Hoteliers might want to consider messaging services to bridge the communication gap on property and improve the guest experience.
Last month I attended the Revenue Management Conference West in Vancouver, British Columbia. I have to admit that I was quick to jump on this event because of my love for America’s Hat, but I was also intrigued by the lineup. Not to mention that Vancouver looks like something from a postcard.
But I’ll reserve my love for the city for a later time. Like at the end of this blog.
What was different about this conference was the intimacy. It was the first time that host Anticipate Hospitality had put together this event, so attendance was low, but that worked in the audience’s favor.
Why, you ask? Well, let’s just say there was much more interaction and, dare I say, candidness with a group of roughly 75 attendees. The openness led to great sound bites for me to take back to the Hotel News Now office. Here’s one of those tidbits that I heard from one of the vendors’ presentations:
“There are more users around messaging platforms than social media.”
*Insert scratches head emoji*
I’m not saying this is an incorrect statement, but I was a little surprised. Perhaps it’s a result of my very United States-centric lifestyle. But then I mulled it over, and it began to make sense.
For example, when I was visiting Vancouver, I spent the majority of my time on the hotel’s Wi-Fi within my Facebook Messenger app because it was free to use (and I didn’t want to make another rookie mistake with my phone bill). I have to imagine that I’m not the only one who does this.
One thing discussed during the session: The ability to send push notifications exists on messaging platforms such as WhatsApp and Facebook Messenger. Raise your hand if you get annoyed by push notifications. I’m raising my hand over here. Raise your hand if when you download an app on your phone you click “Don’t Allow” when the push notifications box pops up. Waving my hands from side to side now.
But as hoteliers, you don’t have to use automated messaging to market to your guests. You can use messaging in a more personalized way.
For example, SMS (short message service, also known as text messaging) can be a useful customer service tool and can help bridge the gap between the front desk and the guests’ needs. This can be particularly useful when it comes to managing a hotel’s reputation.
For instance, say your guest arrives at the hotel and is rather road weary. We’ve all been there. Missed connections, long taxi lines, cramped airplane seats. Chances are that guest is going to be in a hurry to get to his or her room and plop on the bed. I’ll use myself as an example (as I often like to do in these blogs) as to why text messaging with guests can improve your TripAdvisor scores and overall reputation.
When I arrived in Vancouver and got to my hotel that will remain unnamed, I was for once feeling refreshed. Typically, I am that road-weary traveler, but the weather was so beautiful that day and I was in a new city taking it all in. Not to mention the 30-minute drive from the airport helped cool my jets.
My interaction with the front desk was a standard, run-of-the-mill exchange, and then I got up to my room and felt like I wanted to go do something. But I had no idea what to do. This is something that most business travelers fall into often. We are always tied down with meetings and conferences that often we forget to have a little fun. Even if it means a walk down the block to a local café. And that’s exactly what I was looking to do, except I didn’t know where to go. So I ended up walking aimlessly down to the harbor to take some pictures that would make my husband jealous (see below).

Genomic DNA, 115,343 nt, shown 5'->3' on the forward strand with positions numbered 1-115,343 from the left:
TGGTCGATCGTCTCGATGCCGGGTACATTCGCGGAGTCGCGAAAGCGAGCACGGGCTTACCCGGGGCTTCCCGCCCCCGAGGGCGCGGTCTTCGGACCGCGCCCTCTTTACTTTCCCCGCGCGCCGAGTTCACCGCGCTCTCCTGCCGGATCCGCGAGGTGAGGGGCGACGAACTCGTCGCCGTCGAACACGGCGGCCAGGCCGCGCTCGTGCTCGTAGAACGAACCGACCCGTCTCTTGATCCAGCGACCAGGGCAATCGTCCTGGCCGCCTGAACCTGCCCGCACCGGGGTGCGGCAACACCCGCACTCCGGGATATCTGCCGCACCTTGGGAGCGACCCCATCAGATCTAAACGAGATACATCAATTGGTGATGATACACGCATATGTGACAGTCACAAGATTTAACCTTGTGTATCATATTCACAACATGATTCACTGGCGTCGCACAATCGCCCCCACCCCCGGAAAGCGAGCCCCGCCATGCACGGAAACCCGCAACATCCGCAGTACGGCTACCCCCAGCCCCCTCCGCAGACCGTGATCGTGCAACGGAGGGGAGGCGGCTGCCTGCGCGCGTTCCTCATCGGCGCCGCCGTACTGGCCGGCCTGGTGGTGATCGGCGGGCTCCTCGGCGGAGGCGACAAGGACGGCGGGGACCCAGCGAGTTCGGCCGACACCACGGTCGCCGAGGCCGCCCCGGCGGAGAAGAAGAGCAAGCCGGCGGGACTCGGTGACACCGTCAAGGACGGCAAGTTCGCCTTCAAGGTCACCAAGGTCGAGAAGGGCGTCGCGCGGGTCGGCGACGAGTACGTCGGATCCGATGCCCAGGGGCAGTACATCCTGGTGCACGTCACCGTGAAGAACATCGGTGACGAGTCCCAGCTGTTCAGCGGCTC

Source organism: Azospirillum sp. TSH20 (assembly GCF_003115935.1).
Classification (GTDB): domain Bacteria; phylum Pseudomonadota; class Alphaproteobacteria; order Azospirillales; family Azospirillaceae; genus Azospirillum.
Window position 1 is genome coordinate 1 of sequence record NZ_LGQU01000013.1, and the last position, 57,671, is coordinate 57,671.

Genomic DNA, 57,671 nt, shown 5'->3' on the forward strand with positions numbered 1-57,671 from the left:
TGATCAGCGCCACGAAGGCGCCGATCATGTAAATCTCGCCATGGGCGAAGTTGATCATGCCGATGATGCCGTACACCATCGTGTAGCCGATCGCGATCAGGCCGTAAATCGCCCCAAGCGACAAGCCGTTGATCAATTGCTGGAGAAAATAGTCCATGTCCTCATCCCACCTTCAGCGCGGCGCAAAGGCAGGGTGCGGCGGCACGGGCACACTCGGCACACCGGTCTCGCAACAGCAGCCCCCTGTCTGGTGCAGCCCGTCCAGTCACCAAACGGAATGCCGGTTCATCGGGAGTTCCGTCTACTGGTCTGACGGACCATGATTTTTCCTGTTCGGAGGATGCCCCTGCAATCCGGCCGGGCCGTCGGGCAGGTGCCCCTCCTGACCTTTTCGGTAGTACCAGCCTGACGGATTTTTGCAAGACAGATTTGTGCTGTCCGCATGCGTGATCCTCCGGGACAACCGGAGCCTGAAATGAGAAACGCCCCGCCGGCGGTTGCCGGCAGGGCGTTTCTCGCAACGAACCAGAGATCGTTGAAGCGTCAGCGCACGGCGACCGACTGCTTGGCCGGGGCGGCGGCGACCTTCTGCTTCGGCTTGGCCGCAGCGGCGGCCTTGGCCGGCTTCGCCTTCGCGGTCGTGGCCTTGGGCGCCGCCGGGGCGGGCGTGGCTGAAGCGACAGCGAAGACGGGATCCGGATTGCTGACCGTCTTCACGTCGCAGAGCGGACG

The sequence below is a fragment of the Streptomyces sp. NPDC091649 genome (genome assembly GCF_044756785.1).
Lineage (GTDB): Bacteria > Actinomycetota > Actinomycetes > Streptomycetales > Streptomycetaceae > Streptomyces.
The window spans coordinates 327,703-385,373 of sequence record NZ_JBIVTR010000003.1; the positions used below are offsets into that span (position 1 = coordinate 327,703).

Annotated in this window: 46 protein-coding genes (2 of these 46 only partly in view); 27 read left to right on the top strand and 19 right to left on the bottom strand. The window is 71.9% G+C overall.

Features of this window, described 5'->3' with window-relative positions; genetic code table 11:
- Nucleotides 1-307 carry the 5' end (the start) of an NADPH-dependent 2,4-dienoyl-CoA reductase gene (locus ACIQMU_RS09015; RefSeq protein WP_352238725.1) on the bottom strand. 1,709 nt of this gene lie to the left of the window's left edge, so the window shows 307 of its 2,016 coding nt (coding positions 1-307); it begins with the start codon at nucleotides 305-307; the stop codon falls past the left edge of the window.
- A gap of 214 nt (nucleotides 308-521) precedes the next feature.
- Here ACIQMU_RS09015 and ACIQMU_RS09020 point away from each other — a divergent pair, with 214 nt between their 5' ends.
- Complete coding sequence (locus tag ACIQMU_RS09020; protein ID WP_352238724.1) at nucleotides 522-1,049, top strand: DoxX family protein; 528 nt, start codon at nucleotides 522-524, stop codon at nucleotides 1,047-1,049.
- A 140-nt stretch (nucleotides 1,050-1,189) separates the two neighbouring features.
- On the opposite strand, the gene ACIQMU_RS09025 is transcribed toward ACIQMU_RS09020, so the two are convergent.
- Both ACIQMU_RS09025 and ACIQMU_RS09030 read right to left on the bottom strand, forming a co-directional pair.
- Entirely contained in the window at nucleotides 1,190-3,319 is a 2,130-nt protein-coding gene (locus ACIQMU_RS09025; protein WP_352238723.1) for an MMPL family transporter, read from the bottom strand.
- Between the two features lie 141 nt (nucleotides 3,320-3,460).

Here’s the situation I would have liked to see. I get up to my room, settle in, perhaps change clothes. And then I would receive a text message from a concierge or special staff member who handles messaging. It would say something along the lines of:
“Hi Samantha, we hope your room is up to your standards. If you need anything, feel free to text this number during your stay.”
At which point I would reply, “Actually, I was wondering if you could point me in the direction of a nice, local café nearby.”
I would hope they wouldn’t point me in Starbucks direction, but hey, better than nothing. I like Starbucks, don’t get me wrong, but I go local when I can. Anyway, the point I’m getting at is hoteliers have an opportunity with messaging to ease the traveler’s mind, even with just one communication. This in turn will better the guest’s view of a hotel and can even translate to better reviews online.
I’m not asking that hoteliers become my own personal travel agent and curate me the experience of a lifetime, but I absolutely think it would improve a guest’s overall thoughts on how helpful and hospitable the hotelier can be. Of course you run the risk of annoying some guests, but the messaging services that hoteliers and other service providers use are on an opt-in basis.
How would you feel about a hotel team member messaging you while on property? Let me know in the comments below.
The opinions expressed in this blog do not necessarily reflect the opinions of Hotel News Now or its parent company, STR and its affiliated companies. Bloggers published on this site are given the freedom to express views that may be controversial, but our goal is to provoke thought and constructive discussion within our reader community. Please feel free to comment or contact an editor with any questions or concerns.